If one will be attentive to these three elements when striving to make a biblical text come alive to and be helpful for people, it will improve one’s preaching effort. Some men are good at exegesis but poor at helping people to see themselves in the text; while others have a wealth of stories and colorful metaphors but are short on understanding and explaining the text. The point is to facilitate good text-hearer interaction. One does not need to “prose on” lest people “doze on.”

Claude Parrish once told me of the time Foy E. Wallace, Jr. spoke to the congregation where Claude worked. Wallace preached a long sermon on the Septuagint or Bible translation or something of the sort. Afterward a brother was leaving the building and said to Claude, “Wow! Wasn’t that a great sermon?” Claude asked, “Well, did you understand it?” “Oh, God forbid that I should understand a brilliant man like that!” Hmmm. It might have been a good sermon, but not for that man. Sermons are to be instrumental for people’s responding to the truth of God, or God Himself. It might produce thanksgiving or repentance, deep reflection and consideration, or encouragement. Grow in your ability to do that. With all prayer, do your homework and God will bless your efforts to help others with His Word.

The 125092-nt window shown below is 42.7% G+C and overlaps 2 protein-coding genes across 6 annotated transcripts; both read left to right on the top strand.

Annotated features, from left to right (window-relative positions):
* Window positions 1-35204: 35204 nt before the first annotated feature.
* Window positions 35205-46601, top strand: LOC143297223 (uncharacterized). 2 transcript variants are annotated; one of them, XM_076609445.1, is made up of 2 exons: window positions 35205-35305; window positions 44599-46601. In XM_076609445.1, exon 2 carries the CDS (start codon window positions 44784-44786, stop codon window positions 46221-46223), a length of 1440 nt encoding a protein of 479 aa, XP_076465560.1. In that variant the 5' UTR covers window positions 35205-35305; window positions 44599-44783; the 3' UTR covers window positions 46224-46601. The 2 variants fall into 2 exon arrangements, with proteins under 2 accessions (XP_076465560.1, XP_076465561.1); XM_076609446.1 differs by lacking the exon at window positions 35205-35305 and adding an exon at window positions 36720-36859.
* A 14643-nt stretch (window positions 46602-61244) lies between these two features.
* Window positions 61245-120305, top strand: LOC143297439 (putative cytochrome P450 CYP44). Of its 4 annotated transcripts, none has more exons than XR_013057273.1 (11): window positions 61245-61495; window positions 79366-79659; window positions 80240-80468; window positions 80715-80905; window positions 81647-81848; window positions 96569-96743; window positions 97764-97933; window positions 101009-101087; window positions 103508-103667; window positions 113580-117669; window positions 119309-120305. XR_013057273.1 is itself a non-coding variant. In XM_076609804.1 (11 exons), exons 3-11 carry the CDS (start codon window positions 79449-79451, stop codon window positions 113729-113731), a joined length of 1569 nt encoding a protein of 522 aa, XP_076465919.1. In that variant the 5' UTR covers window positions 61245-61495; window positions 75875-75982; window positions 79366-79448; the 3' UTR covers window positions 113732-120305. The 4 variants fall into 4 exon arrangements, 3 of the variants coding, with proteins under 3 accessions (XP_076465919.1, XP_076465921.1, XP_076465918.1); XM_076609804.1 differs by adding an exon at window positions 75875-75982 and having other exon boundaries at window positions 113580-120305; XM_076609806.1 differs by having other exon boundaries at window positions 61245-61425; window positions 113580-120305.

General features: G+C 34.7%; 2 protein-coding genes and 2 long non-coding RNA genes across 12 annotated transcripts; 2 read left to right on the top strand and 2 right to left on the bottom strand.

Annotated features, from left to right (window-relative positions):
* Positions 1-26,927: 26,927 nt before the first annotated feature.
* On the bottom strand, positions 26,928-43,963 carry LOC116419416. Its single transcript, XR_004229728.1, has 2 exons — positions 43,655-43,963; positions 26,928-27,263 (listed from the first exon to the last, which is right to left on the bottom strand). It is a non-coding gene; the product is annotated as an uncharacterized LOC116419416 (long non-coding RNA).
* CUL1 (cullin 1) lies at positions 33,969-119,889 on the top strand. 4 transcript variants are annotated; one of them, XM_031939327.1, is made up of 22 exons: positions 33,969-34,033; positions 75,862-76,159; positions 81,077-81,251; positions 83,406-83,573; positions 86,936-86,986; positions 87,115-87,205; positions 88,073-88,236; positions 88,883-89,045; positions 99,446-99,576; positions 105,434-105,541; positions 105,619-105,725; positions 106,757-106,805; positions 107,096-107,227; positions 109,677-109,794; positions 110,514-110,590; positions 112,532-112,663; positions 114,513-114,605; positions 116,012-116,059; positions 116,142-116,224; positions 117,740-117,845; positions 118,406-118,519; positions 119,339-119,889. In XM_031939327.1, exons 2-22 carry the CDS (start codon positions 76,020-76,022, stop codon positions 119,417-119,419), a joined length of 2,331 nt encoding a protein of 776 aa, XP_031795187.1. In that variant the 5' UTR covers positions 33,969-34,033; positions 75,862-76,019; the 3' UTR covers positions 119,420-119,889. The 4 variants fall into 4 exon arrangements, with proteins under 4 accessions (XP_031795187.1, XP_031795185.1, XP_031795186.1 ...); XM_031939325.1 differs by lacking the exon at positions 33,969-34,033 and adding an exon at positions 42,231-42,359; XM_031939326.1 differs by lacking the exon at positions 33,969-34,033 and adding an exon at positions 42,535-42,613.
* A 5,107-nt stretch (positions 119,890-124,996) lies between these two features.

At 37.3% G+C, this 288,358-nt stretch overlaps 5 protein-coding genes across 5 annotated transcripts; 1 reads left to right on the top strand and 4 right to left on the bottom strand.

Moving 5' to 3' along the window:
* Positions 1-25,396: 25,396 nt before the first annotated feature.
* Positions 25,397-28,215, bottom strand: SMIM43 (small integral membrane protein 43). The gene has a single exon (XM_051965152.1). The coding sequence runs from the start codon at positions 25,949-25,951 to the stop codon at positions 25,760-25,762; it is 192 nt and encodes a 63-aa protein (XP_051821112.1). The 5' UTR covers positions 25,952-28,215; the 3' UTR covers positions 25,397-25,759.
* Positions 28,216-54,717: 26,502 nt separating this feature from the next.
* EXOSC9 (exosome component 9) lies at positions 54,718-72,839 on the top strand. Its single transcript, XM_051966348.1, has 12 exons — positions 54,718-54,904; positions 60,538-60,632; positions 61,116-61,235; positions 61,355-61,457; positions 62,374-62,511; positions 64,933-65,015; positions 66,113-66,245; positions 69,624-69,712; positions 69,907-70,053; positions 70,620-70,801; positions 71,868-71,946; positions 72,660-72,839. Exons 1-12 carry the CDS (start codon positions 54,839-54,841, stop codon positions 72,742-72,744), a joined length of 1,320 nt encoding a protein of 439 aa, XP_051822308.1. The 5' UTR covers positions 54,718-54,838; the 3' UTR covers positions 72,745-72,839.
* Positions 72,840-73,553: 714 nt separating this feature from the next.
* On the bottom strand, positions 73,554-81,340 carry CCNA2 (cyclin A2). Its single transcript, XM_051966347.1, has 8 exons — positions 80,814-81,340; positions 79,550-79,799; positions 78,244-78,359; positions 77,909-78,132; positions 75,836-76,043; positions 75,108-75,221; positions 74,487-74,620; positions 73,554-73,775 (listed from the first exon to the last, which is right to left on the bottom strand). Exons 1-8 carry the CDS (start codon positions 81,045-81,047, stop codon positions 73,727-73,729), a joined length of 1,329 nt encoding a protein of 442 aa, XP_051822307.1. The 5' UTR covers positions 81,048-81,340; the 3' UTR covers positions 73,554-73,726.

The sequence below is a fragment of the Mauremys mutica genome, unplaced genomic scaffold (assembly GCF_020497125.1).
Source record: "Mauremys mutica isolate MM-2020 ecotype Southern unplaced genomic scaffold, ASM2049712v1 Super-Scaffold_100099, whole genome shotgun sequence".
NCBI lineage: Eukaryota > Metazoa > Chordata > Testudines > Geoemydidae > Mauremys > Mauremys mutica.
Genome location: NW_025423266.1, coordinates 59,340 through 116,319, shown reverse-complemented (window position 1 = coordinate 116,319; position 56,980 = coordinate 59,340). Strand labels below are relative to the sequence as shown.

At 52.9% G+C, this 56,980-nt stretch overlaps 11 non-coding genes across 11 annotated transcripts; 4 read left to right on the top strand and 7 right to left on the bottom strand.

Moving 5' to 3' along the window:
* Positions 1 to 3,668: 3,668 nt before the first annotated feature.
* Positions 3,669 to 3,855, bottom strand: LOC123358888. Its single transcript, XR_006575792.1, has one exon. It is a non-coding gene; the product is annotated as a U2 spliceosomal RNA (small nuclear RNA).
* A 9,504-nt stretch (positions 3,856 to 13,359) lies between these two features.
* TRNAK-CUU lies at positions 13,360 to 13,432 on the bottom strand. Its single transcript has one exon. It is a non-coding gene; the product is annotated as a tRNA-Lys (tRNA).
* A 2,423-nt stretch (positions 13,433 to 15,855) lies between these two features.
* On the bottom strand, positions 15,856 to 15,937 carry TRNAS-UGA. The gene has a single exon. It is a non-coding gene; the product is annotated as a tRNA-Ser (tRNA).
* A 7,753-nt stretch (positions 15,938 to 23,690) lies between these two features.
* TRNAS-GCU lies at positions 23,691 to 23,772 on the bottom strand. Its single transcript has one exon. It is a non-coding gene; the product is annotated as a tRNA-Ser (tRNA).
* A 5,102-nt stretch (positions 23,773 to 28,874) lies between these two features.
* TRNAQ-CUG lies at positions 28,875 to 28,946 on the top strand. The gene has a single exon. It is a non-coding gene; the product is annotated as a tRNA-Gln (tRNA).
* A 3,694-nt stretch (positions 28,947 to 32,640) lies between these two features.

[1] Brooks, Lectures on Preaching (New York: E. P. Dutton & Company, 1898):5, as quoted in Batsell Barrett Baxter, The Heart of the Yale Lectures (New York: The Macmillan Co., 1954):3.

Wednesday, February 3, 2021

The Consequences of Disobeying God

The Consequences of Disobeying God

by Justin Imel

Every action has a consequence--whether it be a child who misbehaves and faces punishment from a parent or an adult who breaks the law and spends time behind bars. Adam and Eve were the first to learn about the consequences of doing wrong. When they disobeyed God and ate from the Tree of the Knowledge of Good and Evil, the first man and woman faced serious consequences, consequences we still face today. This lesson examines the consequences the first couple faced for their disobedience to God.